Recent reports of polio virus detected in samples from a London sewage treatment plant have rightly raised major concerns among public health authorities and medical staff. The detected polio virus is the so-called vaccine-derived polio virus – this is not a “wild polio virus”.
There are currently two poliovirus vaccines: the oral poliovirus vaccine (OPV) and the inactivated poliovirus vaccine (IPV). The vaccine-derived poliovirus has been linked to the use of the OPV as this vaccine uses an attenuated poliovirus to produce an immune response.
The attenuated polio virus can still infect humans and be shed by the vaccinated person. This can cause the weakened virus to spread from person to person. And in rare cases, this weakened polio virus can turn into a more dangerous strain of the virus that can cause illness.
In areas with high vaccination levels, the community is protected and the spread of the more dangerous virus is stopped. But in areas with lower vaccination coverage, unvaccinated people can be exposed to poliovirus that originated as a weakened vaccine strain but is now a more dangerous version. This virus is called a vaccine-derived polio virus.
As global vaccine initiatives have led to the near eradication of poliovirus, the number of vaccine-derived poliovirus cases has overtaken the number of wild-type poliovirus infections. In 2021, there were 697 new cases of poliovirus from the vaccine, compared to just six cases of wild-type poliovirus worldwide.
Vaccination with IPV does not immunize people with an infectious virus. Instead, it uses polio virus that has been chemically inactivated. This means that the virus cannot infect humans, eliminating the risk of vaccine-derived poliovirus. This vaccine is considered very safe. For this reason, many countries have moved away from using OPV and adopted IPV.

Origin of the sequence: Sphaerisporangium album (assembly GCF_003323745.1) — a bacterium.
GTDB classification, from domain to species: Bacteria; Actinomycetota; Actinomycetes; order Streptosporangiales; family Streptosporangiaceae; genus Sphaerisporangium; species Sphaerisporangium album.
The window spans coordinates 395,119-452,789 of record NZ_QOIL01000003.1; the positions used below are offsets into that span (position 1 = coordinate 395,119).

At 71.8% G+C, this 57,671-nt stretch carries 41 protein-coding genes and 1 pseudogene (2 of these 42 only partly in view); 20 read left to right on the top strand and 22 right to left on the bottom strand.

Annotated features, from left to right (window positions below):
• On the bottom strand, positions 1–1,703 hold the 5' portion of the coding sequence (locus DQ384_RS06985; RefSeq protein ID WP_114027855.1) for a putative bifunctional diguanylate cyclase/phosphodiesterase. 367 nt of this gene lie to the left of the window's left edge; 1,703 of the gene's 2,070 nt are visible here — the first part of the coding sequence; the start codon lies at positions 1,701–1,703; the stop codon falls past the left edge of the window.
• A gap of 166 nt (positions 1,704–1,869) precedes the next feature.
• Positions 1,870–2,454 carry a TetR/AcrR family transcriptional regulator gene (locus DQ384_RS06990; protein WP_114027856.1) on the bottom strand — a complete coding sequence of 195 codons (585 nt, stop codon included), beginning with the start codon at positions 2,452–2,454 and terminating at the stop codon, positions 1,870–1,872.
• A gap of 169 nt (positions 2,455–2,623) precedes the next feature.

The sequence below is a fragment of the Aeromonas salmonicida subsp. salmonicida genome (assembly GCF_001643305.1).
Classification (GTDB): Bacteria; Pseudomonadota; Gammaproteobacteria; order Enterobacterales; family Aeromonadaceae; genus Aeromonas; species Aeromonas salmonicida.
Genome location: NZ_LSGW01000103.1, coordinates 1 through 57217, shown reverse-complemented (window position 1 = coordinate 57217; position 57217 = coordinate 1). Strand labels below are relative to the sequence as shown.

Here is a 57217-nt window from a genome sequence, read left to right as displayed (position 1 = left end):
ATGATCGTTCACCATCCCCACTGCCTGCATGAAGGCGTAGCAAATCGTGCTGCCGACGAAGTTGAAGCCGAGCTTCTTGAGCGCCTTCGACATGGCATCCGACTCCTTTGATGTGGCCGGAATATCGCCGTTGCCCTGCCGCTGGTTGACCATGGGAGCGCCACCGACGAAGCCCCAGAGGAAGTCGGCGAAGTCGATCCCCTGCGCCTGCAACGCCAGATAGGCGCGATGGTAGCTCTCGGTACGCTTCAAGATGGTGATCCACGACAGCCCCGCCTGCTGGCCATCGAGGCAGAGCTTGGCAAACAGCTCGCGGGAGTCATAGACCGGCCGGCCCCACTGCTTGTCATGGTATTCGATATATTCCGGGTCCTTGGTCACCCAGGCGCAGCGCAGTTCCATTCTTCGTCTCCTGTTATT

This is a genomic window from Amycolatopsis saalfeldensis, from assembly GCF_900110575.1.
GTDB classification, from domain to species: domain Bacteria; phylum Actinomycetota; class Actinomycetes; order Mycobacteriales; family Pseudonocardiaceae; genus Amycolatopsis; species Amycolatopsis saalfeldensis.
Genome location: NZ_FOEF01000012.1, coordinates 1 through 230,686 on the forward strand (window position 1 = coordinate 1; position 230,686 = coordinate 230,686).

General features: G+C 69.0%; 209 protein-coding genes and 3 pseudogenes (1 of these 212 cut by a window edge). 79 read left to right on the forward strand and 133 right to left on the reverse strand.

The UK switched from using OPV to IPV in 2004. However, OPV remains an incredibly effective vaccine that has played a major role in bringing about the near eradication of the polio virus and continues to be widely used around the world.
While there is no risk of vaccine-derived poliovirus infection from using the IPV, making IPV does pose a potential biological risk. To make IPV, large amounts of infectious poliovirus must be produced and then inactivated. This large-scale production of poliovirus has inherent risks and any violation of the biocontainment in a population with a low vaccination coverage could have serious consequences, as the poliovirus could be reintroduced.
Safer vaccine made from yeast
Vaccination strategies with OPV or IPV therefore carry a certain risk. In either case, the risk is surprisingly low. However, scientists have been looking for new and safer methods of vaccination against poliovirus for some time now. A possible candidate for a new poliovirus vaccine is the use of virus-like particles (VLPs).
VLPs are made up of the proteins that make up the virus’ outer shell, called a capsid. This allows the immune system to respond to this empty shell and trigger a protective immune memory response, so the next time the immune system is exposed to a viral capsid (as in the case of a viral infection), it can generate an effective response that quickly kills the virus. controls and eliminates.
Because VLPs contain no genetic material from the virus, they are safe to manufacture and use without the risk of spreading the actual disease. This method has already been used very effectively to produce the human papillomavirus vaccine.
Another advantage of using VLP vaccines for a disease such as poliovirus is the ability to produce VLPs in production systems such as yeast. At the University of Leeds, we demonstrated that yeast can be made to produce poliovirus VLPs and then grown in large quantities.
The production system for these VLPs uses a similar infrastructure to other yeast-based production, such as beer brewing. This means that large quantities of VLPs can be produced quickly and safely in a very cost-effective manner.